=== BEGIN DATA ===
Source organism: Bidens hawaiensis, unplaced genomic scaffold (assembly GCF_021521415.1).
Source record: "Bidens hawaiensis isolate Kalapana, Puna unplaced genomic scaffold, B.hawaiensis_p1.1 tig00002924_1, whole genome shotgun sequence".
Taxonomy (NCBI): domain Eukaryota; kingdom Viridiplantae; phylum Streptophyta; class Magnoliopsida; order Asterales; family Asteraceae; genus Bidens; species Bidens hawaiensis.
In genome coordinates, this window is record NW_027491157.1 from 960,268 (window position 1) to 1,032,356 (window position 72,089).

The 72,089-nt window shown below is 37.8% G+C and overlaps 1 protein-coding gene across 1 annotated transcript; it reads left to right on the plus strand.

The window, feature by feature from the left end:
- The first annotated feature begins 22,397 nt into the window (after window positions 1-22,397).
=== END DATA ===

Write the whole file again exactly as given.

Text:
Source organism: Bidens hawaiensis, unplaced genomic scaffold (assembly GCF_021521415.1).
Source record: "Bidens hawaiensis isolate Kalapana, Puna unplaced genomic scaffold, B.hawaiensis_p1.1 tig00002924_1, whole genome shotgun sequence".
Taxonomy (NCBI): domain Eukaryota; kingdom Viridiplantae; phylum Streptophyta; class Magnoliopsida; order Asterales; family Asteraceae; genus Bidens; species Bidens hawaiensis.
In genome coordinates, this window is record NW_027491157.1 from 960,268 (window position 1) to 1,032,356 (window position 72,089).

The 72,089-nt window shown below is 37.8% G+C and overlaps 1 protein-coding gene across 1 annotated transcript; it reads left to right on the plus strand.

The window, feature by feature from the left end:
- The first annotated feature begins 22,397 nt into the window (after window positions 1-22,397).